An examination of sex differences in computing behaviour and intentions to enrol in a computer studies course using the Fishbein-Ajzen and self-efficacy models : a thesis presented in partial fulfillment of the requirements for the degree of Master of Arts in Psychology at Massey University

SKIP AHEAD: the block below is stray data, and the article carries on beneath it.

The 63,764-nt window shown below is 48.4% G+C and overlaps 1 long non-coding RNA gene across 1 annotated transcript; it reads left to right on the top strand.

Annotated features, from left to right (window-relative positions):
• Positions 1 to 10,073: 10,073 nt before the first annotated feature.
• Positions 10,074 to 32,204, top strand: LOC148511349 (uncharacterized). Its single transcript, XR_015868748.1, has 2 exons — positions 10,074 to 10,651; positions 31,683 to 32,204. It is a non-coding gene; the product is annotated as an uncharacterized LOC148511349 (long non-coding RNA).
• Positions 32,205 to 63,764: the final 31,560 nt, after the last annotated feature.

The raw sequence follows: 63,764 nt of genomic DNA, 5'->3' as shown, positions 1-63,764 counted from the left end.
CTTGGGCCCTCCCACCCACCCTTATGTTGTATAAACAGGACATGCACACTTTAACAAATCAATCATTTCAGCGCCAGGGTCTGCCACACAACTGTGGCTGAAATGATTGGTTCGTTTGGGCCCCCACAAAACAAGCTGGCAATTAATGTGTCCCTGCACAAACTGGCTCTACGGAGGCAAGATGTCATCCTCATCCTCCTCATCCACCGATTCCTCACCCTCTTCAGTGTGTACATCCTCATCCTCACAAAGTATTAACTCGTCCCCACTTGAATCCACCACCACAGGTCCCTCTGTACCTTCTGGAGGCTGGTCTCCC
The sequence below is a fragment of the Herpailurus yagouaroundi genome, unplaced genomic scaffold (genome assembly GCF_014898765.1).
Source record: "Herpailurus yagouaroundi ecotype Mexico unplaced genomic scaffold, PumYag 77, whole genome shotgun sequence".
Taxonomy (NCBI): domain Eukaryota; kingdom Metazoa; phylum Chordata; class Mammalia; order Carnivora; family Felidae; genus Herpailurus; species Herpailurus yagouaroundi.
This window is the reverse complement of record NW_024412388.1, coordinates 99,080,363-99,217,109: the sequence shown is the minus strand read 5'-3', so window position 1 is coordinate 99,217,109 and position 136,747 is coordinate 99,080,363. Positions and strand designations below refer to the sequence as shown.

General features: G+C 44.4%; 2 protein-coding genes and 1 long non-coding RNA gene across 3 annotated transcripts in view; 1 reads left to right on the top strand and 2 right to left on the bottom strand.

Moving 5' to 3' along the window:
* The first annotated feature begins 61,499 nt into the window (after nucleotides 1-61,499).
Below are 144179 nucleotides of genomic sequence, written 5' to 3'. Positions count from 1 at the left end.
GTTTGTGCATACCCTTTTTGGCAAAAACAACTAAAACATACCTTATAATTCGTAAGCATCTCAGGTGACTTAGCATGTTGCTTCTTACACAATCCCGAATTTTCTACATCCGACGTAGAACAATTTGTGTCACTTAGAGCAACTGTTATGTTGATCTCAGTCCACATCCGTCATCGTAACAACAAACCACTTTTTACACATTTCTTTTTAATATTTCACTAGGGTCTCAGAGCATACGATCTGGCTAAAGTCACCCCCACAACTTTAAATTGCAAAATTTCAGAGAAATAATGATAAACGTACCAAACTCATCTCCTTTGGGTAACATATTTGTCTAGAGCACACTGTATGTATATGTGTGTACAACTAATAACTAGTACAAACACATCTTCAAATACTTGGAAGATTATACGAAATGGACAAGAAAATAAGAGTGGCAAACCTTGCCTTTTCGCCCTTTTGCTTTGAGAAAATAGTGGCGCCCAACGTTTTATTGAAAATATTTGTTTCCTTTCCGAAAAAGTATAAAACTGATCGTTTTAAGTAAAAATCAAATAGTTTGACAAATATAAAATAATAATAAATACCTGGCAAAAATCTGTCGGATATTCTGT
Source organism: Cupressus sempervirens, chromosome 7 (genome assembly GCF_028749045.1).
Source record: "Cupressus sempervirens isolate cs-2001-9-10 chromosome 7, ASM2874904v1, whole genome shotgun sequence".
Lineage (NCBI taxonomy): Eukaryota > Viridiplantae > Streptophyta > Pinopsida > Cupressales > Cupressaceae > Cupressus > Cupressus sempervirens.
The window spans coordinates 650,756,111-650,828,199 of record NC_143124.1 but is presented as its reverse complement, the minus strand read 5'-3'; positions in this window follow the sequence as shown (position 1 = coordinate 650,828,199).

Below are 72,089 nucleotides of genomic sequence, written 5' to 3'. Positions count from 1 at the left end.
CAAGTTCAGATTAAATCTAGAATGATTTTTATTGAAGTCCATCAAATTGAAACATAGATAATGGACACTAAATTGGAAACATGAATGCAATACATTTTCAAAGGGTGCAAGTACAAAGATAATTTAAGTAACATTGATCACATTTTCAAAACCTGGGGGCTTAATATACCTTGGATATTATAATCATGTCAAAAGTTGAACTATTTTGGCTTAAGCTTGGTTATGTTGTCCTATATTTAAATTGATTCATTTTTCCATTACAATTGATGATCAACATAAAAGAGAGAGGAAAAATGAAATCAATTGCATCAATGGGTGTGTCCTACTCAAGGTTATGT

This study aimed to investigate sex differences in secondary school students' intentions to enrol in a computer studies course, and in the relative contributions of the attitudinal and normative components of the Fishbein-Ajzen model and self-efficacy expectations, to explaining variance in these intentions. Sex differences in other dimensions of computing behaviour were also examined. The study also provided the opportunity to test both the Fishbein-Ajzen and Self-Efficacy models per se. Participants were 363 Form 5 students attending seven schools (two single-sex male, two single-sex female, three co-educational) in the lower half of the North Island. The high school students were administered two questionnaires during the two separate phases of the study, measuring Fishbein-Ajzen (1980) model constructs, self-efficacy expectations, past computing behaviour, demographic variables and an estimate of ability. Results unexpectedly revealed that girls' behavioural intentions to enrol in a computer studies course were not significantly lower. In fact, girls were slightly more likely than boys to express intentions to enrol in computer studies courses when assessed at Phase 2. No significant sex differences emerged in the relative contributions of the attitudinal and normative components of the Fishbein-Ajzen model and self-efficacy expectations to intentions. In contrast, strong sex differences in the expected direction were found in access to computers in general including access to home computers. Boys also used computers more frequently, had more past computing experience and higher levels of computing self-efficacy expectations. The results of the present study provided empirical support for both the Fishbein-Ajzen model as well as for self-efficacy theory. However the independent contributions of two variables external to the Fishbein-Ajzen model to explaining the variance in behavioural intentions, were inconsistent with the Fishbein-Ajzen model. The failure to find predicted sex differences in behavioural intentions was discussed in light of a number of possible explanations. The importance of intervention efforts based on countering traditional views about women's occupational role was highlighted. Results were also discussed in terms of their relationship to previous studies and the adequacy of some of the measures used. Finally some suggestions for future research were offered.